|1. Plane Crash|
|2. Push The Hand|
|3. Little Sin|
|6. You'll Come Down|
|7. Pressed Against The Sky|
|8. What We Have We Steal|
|9. Jigsaw Girl|
|11. Hell Below/Stars Above|
In the beginning--well, in the early '90s, anyway--there was grunge. The sound from Northwest bands like Mudhoney and Nirvana sliced razor-sharp punk into thick slabs of Black Sabbath-influenced metal to forever fray the mainstream public's image of straight-ahead rock & roll. As the '90s creeped on, rockers like Stone Temple Pilots and Bush were taking the fringes of the Seattle sound and smoothing them into modern radio rock. In 1994, the Texas band the Toadies stepped up to the post-grunge plate with the major-label release of Rubberneck. The album went platinum and the single "Possum Kingdom" hit the alternative and hard-rock radio circuit pretty hard. The critics scratched their heads, though, claiming the band was just a bland reworking of the classic Nirvana sound.
Seven years later, the band released their Rubberneck follow-up, Hell Below/Stars Above, and critics are still scratching their heads. The album offers highly charged, raw-throated vocals and a wall of aggressive rock built on solid bricks of distortion ("Sweetness," "Plane Crash," "Push the Hand," "Heel"), but it still lacks the intricacy and hooks of, say, a Foo Fighters album. Sure, there are some slower songs ("Pressed Against the Sky") that give front man Todd Lewis a break from the testosterone rants, but overall Hell Below feels like one long song of Warped Tour-era rock that too easily blends into itself. --Jennifer Maerz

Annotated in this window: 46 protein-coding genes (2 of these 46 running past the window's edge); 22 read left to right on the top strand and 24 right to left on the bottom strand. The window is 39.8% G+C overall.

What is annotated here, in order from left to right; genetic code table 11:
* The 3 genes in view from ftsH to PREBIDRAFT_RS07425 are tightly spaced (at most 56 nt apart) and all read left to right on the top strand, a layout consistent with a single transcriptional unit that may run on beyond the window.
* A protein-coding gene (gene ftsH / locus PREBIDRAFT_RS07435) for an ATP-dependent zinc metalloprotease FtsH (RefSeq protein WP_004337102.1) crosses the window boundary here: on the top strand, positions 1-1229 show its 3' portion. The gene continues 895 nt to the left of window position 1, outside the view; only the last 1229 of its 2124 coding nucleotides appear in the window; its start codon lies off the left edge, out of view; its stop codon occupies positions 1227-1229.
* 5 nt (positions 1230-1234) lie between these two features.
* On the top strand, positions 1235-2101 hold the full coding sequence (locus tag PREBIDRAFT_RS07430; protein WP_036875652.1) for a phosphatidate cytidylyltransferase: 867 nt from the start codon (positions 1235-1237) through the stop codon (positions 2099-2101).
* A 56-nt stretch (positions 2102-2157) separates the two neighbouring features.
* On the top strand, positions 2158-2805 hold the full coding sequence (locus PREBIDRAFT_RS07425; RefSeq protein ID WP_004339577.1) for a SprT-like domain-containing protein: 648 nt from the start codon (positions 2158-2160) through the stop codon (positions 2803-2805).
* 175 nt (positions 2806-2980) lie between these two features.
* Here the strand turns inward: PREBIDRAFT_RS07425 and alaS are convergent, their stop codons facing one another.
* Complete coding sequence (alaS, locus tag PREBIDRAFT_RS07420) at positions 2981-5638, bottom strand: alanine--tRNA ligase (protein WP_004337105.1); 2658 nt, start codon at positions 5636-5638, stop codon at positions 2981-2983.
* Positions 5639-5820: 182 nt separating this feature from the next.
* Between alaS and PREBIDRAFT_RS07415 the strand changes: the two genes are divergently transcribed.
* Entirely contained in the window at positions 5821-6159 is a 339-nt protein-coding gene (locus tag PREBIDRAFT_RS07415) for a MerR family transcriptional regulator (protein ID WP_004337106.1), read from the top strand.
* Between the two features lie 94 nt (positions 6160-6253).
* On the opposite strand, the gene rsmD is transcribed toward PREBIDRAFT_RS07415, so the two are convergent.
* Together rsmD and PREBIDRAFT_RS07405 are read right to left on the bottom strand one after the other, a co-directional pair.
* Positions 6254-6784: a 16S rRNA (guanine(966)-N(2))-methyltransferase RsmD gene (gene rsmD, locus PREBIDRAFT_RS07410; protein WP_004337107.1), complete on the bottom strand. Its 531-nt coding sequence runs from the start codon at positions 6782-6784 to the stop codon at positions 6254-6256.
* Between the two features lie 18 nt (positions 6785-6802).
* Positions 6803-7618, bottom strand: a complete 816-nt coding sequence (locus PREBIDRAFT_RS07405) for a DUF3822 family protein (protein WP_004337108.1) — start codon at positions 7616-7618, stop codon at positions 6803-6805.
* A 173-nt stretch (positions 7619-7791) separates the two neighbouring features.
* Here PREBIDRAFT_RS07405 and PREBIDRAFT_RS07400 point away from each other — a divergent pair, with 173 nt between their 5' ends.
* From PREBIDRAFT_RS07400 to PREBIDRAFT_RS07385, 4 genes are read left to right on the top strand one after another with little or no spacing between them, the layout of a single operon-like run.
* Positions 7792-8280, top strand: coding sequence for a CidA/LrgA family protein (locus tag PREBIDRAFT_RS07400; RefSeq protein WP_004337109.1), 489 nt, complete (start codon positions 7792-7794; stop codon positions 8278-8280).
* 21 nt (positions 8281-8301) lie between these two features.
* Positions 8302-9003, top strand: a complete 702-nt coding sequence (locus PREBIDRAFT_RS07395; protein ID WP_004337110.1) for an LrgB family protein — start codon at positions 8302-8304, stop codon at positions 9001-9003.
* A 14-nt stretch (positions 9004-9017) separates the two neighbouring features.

this is one of the best albums ever, i started listening to it a month ago and i dont plan to take it out of my cd player any time soon. Read morePublished on Feb. 6 2004 by "sublime7666"
This is one of the best albums of 2001, and it's too bad that Amazon's critic probably only gave it a quick once-through before she reviewed it. Read morePublished on Oct. 29 2003 by Elliot Patton
...give the Toadies credit for the sound they produced. They take away the whiny vocals and repetitive three-chord ensembles that most punk brings to the table and keeps the... Read morePublished on May 31 2003 by "nomar9"
There are a lot of bands who cover dark, depressing topics with their music. No more do bands like Joy Division and the Cure corner the market on sadness. Read morePublished on Jan. 20 2003 by C. L. Swearingen
...the baddest of the bad, the coolest of the cool. Very good. It is of their best work.Published on Dec 24 2002
I'm not sure I've ever heard an album as solid as Rubberneck. It seems as though the band put a lot of effort into making the songs on Hell Below/Stars Above catchy. Read morePublished on May 30 2002 by C. L. Stone
I loved their album "Rubberneck". I saw them in concert in the late 1990's and they were awesome. Read morePublished on May 3 2002 by Claire
I was in college in San Jose, CA when "Rubberneck" came out. It was awesome that bands where still putting heavy pop/rock music even after Nirvana, plus these guys weren't from the... Read morePublished on April 8 2002 by Kurt Ruff
It's a shame that the Toadies broke up in late 2001 a few months after the release of Hell Below/Stars Above. Read morePublished on March 26 2002 by MegaDC